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Illustrator C.F. Payne exhibits at IU South Bend

A new exhibition at IU South Bend will allow students and the larger community the rare opportunity to view a substantial body of work by one of the country's top illustrators.

Payne art

"Henry Kissinger," C.F. Payne

Nationally renowned illustrator C.F. Payne's work is on exhibit through Friday, March 5, at the Ernestine M. Raclin School of the Arts Gallery. "C.F. Payne: An American Illustrator" features a collection of up to 30 works by Payne, including finished illustrations and preliminary drawings.

Payne presented a slide lecture about his working methods on Feb. 11. While on campus, Payne presented a workshop with the visual arts students. As an educator, he believes in the importance of students developing their drawing skills and he planned to share his unique mixed media approach in the workshop. While the workshop focused on drawing and painting skills, all visual arts students interested in discovering new techniques benefitted. Students saw how the development of time honored skills in drawing and painting can be applied toward working in the field of illustration.

While some may not know the name C.F. Payne, most have seen his work at one time or another. Payne's artwork has been featured on the covers of the Readers Digest, Time Magazine, The New York Times Book Review, Sports Illustrated, U.S. News and World Report, Boys Life, MAD Magazine and der Spiegel.

This exhibition has been arranged by Ron Monsma, IU South Bend assistant professor of visual arts, painting and drawing. He received funding through the Ernestine M. Raclin School of the Arts Endowment Fund to support the show.

Payne is an artist/illustrator based in his hometown of Cincinnati, Ohio. He is a 1976 Bachelor of Fine Arts graduate of Miami University, in Oxford, Ohio. He further studied with Alan Cober, Mark English, Bernie Fuchs, Fred Otnes and Bob Heindel at the Illustrators Workshop in Tarrytown, N.Y. After brief studio stints in Akron, Ohio, and Chicago in 1980, he began his freelance career in Dallas.

Over the years he has received national recognition from Communication Arts, Step-by-Step, the Society of Publication Designers, the Society of Illustrators of New York and Los Angeles, Print Magazine, How Magazine and Illustration Magazine. His work has received both Gold and Silver awards from both the Society of Illustrators of New York and Los Angeles and has received the Hamilton King Award for the Society of Illustrators of New York.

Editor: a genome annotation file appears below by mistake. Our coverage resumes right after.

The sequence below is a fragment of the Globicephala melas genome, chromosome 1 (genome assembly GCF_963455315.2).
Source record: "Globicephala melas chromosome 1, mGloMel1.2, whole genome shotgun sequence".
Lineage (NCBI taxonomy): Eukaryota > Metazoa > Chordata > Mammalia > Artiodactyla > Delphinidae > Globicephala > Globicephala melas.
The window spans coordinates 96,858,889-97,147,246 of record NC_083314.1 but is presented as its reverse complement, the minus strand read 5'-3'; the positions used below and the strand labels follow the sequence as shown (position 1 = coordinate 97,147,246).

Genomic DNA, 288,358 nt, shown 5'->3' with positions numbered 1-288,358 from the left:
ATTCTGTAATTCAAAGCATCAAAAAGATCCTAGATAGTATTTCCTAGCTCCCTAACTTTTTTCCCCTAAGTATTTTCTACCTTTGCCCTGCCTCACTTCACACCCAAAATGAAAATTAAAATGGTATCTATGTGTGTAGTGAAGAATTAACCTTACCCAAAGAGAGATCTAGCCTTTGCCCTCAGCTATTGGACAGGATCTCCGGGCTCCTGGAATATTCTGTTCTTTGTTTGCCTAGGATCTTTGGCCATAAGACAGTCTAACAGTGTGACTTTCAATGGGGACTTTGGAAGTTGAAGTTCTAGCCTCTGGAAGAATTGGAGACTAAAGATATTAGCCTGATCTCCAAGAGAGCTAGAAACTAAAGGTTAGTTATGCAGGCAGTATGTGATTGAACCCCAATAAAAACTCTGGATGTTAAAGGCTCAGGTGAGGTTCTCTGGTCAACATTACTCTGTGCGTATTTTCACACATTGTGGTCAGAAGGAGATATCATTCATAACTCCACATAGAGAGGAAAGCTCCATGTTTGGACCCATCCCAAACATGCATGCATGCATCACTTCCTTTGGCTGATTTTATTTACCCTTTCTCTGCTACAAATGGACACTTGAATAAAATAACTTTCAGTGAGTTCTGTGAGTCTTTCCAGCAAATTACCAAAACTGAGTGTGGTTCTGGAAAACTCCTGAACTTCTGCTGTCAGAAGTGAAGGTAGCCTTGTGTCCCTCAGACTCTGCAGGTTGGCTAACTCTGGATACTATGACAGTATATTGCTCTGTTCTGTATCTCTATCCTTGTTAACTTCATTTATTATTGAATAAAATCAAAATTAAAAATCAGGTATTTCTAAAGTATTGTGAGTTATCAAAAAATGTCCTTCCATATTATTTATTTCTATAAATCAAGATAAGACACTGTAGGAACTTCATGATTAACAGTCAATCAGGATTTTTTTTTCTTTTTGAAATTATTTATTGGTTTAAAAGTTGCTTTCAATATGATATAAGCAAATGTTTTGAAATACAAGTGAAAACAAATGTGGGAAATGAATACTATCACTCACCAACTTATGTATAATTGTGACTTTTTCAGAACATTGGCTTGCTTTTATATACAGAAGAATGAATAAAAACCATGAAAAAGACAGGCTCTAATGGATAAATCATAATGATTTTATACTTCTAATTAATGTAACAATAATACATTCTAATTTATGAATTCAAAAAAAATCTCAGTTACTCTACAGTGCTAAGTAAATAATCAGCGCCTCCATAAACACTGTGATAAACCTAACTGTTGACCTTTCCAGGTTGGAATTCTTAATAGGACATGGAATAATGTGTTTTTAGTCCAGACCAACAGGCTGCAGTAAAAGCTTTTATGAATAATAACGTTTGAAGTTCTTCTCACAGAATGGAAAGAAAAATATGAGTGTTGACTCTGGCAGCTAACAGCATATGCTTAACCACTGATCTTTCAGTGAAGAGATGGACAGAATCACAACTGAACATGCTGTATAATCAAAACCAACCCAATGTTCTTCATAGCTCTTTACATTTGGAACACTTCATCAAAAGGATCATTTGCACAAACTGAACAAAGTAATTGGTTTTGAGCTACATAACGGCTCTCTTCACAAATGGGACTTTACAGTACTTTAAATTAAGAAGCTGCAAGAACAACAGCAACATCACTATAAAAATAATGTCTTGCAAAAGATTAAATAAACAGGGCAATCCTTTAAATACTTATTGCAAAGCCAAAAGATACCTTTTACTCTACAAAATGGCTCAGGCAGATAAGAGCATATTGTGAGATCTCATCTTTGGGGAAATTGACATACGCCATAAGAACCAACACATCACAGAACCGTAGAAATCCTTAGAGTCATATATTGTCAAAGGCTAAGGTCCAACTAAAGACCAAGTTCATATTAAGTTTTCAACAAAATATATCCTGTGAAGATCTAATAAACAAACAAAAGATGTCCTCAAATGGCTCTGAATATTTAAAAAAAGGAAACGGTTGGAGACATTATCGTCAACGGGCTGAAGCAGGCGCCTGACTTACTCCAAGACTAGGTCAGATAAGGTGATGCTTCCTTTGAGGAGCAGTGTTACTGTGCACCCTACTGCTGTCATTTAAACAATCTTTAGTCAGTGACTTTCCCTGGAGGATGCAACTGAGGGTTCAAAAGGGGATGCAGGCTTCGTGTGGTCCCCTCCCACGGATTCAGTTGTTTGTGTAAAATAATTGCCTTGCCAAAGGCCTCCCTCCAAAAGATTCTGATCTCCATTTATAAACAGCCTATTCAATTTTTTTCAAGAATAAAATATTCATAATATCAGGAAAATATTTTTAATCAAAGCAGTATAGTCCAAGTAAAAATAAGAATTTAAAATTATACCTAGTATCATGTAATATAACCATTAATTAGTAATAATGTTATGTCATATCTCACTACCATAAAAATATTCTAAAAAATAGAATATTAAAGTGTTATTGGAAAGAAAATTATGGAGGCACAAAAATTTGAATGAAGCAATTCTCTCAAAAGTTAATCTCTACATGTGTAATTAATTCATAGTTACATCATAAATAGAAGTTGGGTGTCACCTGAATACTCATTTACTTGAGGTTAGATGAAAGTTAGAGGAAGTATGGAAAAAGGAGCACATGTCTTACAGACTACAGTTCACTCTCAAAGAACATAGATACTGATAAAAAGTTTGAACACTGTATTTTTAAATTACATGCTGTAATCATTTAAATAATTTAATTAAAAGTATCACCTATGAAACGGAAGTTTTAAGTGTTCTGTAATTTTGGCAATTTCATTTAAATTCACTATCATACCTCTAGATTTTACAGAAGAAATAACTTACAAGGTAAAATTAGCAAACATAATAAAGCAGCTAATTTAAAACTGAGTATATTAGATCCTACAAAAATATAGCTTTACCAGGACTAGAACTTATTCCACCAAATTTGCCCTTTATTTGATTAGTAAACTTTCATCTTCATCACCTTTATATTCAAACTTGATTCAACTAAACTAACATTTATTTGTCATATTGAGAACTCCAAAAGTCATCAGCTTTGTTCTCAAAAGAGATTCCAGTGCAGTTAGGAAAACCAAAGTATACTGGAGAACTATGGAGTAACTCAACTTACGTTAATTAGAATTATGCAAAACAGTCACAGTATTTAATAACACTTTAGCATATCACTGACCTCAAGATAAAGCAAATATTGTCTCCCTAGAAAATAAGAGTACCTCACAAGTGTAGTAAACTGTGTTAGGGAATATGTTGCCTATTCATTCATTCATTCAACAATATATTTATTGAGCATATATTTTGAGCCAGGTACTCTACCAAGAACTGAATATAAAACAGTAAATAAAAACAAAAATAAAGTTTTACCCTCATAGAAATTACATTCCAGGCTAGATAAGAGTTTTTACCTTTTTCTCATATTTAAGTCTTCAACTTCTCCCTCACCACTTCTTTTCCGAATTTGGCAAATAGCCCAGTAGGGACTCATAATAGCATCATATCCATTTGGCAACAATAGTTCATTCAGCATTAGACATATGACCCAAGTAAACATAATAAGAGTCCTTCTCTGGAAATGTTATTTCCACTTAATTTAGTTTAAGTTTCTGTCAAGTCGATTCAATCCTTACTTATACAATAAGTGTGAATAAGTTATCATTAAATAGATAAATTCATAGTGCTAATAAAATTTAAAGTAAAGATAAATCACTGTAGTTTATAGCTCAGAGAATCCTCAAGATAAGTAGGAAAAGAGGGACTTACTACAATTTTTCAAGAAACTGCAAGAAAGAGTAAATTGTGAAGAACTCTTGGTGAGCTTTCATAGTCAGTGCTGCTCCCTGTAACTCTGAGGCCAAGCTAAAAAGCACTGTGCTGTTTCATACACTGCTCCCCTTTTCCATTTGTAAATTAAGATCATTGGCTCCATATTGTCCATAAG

He has exhibited work in numerous college and art school galleries, at the National Portrait Gallery in Washington, D.C., The National Academy Museum, New York, the Norman Rockwell Museum in Stockbridge, Mass. and in a one-man show at the Cincinnati Art Museum in Cincinnati, Chicago Historical Society, The Gallery for the Cultural Forum for Photography, Berlin, the Museum fuer Angewandte Kunst, Hamburg, as well as museums in Austria, Switzerland and Argentina.

Payne art

"Babe Ruth," C.F. Payne

Payne has juried numerous shows locally and nationally and has lectured extensively. For more than 20 years he has taught at the college level, and for the last 12 years he has taught at Columbus College of Art and Design where he also serves as chair of the Illustration Department. Payne has taught in the graduate program at Syracuse University and currently teaches at the Illustration Academy Summer Program in Sarasota, Fla., and the University of Hartford Graduate Program.

In 1996, he served as chairman of the 38th Society of Illustrators Annual Competition. He has also served as chairman of the Museum Committee of the Society of Illustrators of New York.

Payne has illustrated numerous children's books including True Heart, Brave Harriet and Mighty Jackie written by Marissa Moss, The Remarkable Farkle McBride and Micawber written by actor John Lithgow and two baseball themed children's books written by Phil Bildner, Shoeless Joe and Black Betsy and The Shot Heard 'round the World. He also illustrated Earnest Thayer's baseball classic "Casey at the Bat" in 2003.

Admission to the Gallery is free, and it is open noon to 5 p.m. Tuesday through Friday and 11 a.m. to 3 p.m. on Saturday. For more information contact the Arts Box Office at 574-520-4203.